On Monday, veteran forward Vince Carter announced that he is coming back for his record 22nd NBA season and will rejoin the Atlanta Hawks. That gives Carter the longest career in NBA history as he is set to pass Kevin Garnett, Dirk Nowitzki, Robert Parrish, and Kevin Willis, who all played 21 seasons.
With Carter set to partake in his record-setting 22nd season, it's worth examining his career and athletes outside of the NBA that spent the most seasons suiting up in their respective sports.
NBA: Vince Carter
- Years Active: 1998-present
- Teams Played For: Toronto Raptors (1998-2004), New Jersey Nets (2004-2009), Orlando Magic (2009-2010), Phoenix Suns (2010-2011), Dallas Mavericks (2011-2014), Memphis Grizzlies (2014-2017), Sacramento Kings (2017-2018), Atlanta Hawks (2018-present)
Carter has turned in a timeless career and the 2019-20 season will be his swan song. The 42-year old forward entered the league back in 1998 as one of the most athletic and gifted wings that the game has ever seen. The Florida native was traded on draft night with North Carolina teammate Antawn Jamison after originally being selected by the Golden State Warriors and really found a home with the Toronto Raptors to start off his career.
During his time in Toronto, Carter and Tracy McGrady made up one of the more explosive backcourts of their era before McGrady left to sign with the Orlando Magic in 2000. Carter also had a tremendous amount of success with the New Jersey Nets as he reached the postseason in his first three seasons with the franchise. Postseason success has always been something that has alluded Carter as he's yet to win a ring at this stage of his career.
MLB: Nolan Ryan
- Years Active: 1966-1993
- Teams Played For: New York Mets (1966, 1968-1971), California Angels (1972-1979), Houston Astros (1980-1988), Texas Rangers (1989-1993)
It's rare that you see an athlete play in four different decades, but Ryan did just that during his 27-year career in the MLB. Ryan was one of the most dominant starting pitchers that the MLB has ever seen. He went to eight All-Star Games and won a World Series with the New York Mets in 1969. This is a guy that pitched seven no-hitters and had success everywhere he went throughout his career. To this day, Ryan holds 51 MLB records from everything to career strikeouts (5,714) to double-digit strikeouts games (215) to 200-strikeouts seasons (15).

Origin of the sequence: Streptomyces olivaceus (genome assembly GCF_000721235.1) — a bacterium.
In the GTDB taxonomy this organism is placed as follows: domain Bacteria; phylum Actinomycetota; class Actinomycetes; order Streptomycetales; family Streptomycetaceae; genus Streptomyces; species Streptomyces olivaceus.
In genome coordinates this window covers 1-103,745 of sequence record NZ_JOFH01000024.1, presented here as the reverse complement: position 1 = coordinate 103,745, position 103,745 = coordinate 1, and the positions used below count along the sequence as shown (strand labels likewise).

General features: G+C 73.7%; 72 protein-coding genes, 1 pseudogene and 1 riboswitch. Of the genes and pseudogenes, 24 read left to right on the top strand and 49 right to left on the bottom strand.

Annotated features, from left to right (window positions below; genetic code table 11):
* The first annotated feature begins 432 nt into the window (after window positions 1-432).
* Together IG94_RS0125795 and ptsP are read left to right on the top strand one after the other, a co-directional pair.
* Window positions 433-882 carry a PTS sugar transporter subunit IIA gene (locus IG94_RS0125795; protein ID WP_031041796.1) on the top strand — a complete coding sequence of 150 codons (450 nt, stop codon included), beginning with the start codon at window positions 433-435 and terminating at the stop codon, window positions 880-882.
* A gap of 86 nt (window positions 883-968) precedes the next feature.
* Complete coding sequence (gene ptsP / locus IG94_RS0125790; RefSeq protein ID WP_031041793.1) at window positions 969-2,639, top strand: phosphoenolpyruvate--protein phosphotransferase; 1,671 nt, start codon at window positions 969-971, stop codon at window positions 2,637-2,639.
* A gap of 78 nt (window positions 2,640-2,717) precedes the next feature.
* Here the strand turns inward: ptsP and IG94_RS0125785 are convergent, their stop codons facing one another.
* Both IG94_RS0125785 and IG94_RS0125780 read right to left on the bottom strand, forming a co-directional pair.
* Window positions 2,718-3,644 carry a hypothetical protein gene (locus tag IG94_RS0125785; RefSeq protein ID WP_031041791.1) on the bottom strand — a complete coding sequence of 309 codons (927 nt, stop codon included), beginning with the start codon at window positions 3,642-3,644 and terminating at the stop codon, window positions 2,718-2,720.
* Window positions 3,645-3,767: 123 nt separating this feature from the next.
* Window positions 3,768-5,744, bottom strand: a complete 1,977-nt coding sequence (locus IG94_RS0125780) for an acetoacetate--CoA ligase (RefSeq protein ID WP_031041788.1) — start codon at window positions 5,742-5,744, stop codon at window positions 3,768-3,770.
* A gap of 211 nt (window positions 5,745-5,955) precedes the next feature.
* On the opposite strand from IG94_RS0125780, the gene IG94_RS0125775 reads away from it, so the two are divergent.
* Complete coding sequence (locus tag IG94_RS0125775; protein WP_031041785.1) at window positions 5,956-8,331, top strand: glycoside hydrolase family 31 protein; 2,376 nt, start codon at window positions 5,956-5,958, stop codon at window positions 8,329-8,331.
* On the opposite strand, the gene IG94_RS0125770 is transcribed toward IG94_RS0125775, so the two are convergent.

MLB: Cap Anson
- Years Active: 1871-1897
- Teams Played For: Rockford Forest Citys (1871), Philadelphia Athletics (1872-1875), Chicago White Stockings/Colts (1876-1897)
Like Ryan, Anson also turned in 27 MLB seasons before hanging up his spikes. Anson was one of the most dangerous hitters of his era as he hit .334 with 97 home runs and 2,075 RBIs in those 27 seasons, which mostly came as a member of the Chicago White Stockings. The star first baseman won the National League batting title during the 1881 and 1888 seasons while also leading the league in RBI in eight different seasons.
NHL: Gordie Howe
- Years Active: 1946-1980
- Teams Played For: Detroit Red Wings (1946-1971), Houston Aeros (1973-1977), New England/Hartford Whalers (1977-1980)
There was a reason that Howe was nicknamed "Mr. Hockey." Howe suited up for 32 seasons in the NHL and WHL and was one of the true pioneers of the sport. The talented right wing played the first 25 seasons of his career as a member of the Detroit Red Wings and led the franchise to four Stanley Cups during that stretch. Howe won the Hart Trophy, which is awarded to the MVP of the league, on four different occasions,
NFL: George Blanda
- Years Active: 1949-1975
- Teams Played For: Chicago Bears (1949, 1950-1958), Baltimore Colts (1950), Houston Oilers (1960-1966), Oakland Raiders (1967-1975)
Blanda played 26 seasons in the NFL and came from an era where players lined up at multiple positions. The Pennsylvania native played quarterback and placekicker during his time in the league and holds several records. Much like Ryan in the MLB, Blanda played in four different decides as he suited up in the 1940s, 1950s, 1960s, and 1970s. Blanda once threw seven touchdown passes in a single game and it's a mark that still hasn't been broken despite Peyton Manning (2013), Nick Foles (2013) and Drew Brees (2015) tying it in recent years. He also made 52.4 percent of his field goal attempts and 98.3 percent of his extra point attempts during his 26-year career.